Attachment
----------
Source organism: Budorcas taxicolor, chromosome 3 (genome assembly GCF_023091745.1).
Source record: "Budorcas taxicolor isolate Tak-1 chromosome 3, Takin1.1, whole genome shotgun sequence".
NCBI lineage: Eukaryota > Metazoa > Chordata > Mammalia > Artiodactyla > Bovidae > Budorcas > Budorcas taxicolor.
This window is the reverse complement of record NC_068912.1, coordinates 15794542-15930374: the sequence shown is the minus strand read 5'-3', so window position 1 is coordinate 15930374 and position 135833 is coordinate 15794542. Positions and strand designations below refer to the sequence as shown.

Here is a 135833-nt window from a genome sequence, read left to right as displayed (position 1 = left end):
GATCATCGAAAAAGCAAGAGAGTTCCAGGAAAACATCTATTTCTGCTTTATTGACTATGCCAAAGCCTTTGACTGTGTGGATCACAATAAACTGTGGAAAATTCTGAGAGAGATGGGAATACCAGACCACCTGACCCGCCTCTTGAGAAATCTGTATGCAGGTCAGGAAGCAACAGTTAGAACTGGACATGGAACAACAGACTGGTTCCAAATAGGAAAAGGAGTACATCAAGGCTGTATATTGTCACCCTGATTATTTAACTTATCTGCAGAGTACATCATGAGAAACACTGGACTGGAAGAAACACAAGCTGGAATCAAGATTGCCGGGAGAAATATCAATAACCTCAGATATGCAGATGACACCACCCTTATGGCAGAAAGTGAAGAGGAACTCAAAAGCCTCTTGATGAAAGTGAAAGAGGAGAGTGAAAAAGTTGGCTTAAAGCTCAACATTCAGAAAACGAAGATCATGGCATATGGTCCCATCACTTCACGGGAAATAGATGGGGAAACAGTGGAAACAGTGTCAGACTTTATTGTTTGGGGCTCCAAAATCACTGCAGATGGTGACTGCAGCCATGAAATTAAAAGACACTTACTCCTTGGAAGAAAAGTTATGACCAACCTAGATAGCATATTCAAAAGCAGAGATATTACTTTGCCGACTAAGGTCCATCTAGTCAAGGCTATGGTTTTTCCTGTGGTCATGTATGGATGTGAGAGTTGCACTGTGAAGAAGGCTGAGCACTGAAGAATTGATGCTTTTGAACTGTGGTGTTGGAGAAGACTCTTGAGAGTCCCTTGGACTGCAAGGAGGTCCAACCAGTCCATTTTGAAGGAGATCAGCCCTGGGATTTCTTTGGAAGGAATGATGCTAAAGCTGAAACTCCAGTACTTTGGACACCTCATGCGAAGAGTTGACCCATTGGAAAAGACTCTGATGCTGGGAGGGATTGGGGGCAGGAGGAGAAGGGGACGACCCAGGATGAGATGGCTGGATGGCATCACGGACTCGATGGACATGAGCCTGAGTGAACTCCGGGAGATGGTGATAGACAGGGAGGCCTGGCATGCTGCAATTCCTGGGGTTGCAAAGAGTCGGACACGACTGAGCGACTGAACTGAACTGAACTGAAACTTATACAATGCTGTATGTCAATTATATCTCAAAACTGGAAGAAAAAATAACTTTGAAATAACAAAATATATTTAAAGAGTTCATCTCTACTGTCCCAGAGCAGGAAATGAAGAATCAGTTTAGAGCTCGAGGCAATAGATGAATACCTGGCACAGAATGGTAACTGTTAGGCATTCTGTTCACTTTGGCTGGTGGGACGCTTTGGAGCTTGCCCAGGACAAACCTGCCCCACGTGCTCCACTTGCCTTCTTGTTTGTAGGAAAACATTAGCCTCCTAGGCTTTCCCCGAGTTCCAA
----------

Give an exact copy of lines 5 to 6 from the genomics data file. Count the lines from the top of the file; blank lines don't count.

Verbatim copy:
Here is a 135833-nt window from a genome sequence, read left to right as displayed (position 1 = left end):
GATCATCGAAAAAGCAAGAGAGTTCCAGGAAAACATCTATTTCTGCTTTATTGACTATGCCAAAGCCTTTGACTGTGTGGATCACAATAAACTGTGGAAAATTCTGAGAGAGATGGGAATACCAGACCACCTGACCCGCCTCTTGAGAAATCTGTATGCAGGTCAGGAAGCAACAGTTAGAACTGGACATGGAACAACAGACTGGTTCCAAATAGGAAAAGGAGTACATCAAGGCTGTATATTGTCACCCTGATTATTTAACTTATCTGCAGAGTACATCATGAGAAACACTGGACTGGAAGAAACACAAGCTGGAATCAAGATTGCCGGGAGAAATATCAATAACCTCAGATATGCAGATGACACCACCCTTATGGCAGAAAGTGAAGAGGAACTCAAAAGCCTCTTGATGAAAGTGAAAGAGGAGAGTGAAAAAGTTGGCTTAAAGCTCAACATTCAGAAAACGAAGATCATGGCATATGGTCCCATCACTTCACGGGAAATAGATGGGGAAACAGTGGAAACAGTGTCAGACTTTATTGTTTGGGGCTCCAAAATCACTGCAGATGGTGACTGCAGCCATGAAATTAAAAGACACTTACTCCTTGGAAGAAAAGTTATGACCAACCTAGATAGCATATTCAAAAGCAGAGATATTACTTTGCCGACTAAGGTCCATCTAGTCAAGGCTATGGTTTTTCCTGTGGTCATGTATGGATGTGAGAGTTGCACTGTGAAGAAGGCTGAGCACTGAAGAATTGATGCTTTTGAACTGTGGTGTTGGAGAAGACTCTTGAGAGTCCCTTGGACTGCAAGGAGGTCCAACCAGTCCATTTTGAAGGAGATCAGCCCTGGGATTTCTTTGGAAGGAATGATGCTAAAGCTGAAACTCCAGTACTTTGGACACCTCATGCGAAGAGTTGACCCATTGGAAAAGACTCTGATGCTGGGAGGGATTGGGGGCAGGAGGAGAAGGGGACGACCCAGGATGAGATGGCTGGATGGCATCACGGACTCGATGGACATGAGCCTGAGTGAACTCCGGGAGATGGTGATAGACAGGGAGGCCTGGCATGCTGCAATTCCTGGGGTTGCAAAGAGTCGGACACGACTGAGCGACTGAACTGAACTGAACTGAAACTTATACAATGCTGTATGTCAATTATATCTCAAAACTGGAAGAAAAAATAACTTTGAAATAACAAAATATATTTAAAGAGTTCATCTCTACTGTCCCAGAGCAGGAAATGAAGAATCAGTTTAGAGCTCGAGGCAATAGATGAATACCTGGCACAGAATGGTAACTGTTAGGCATTCTGTTCACTTTGGCTGGTGGGACGCTTTGGAGCTTGCCCAGGACAAACCTGCCCCACGTGCTCCACTTGCCTTCTTGTTTGTAGGAAAACATTAGCCTCCTAGGCTTTCCCCGAGTTCCAA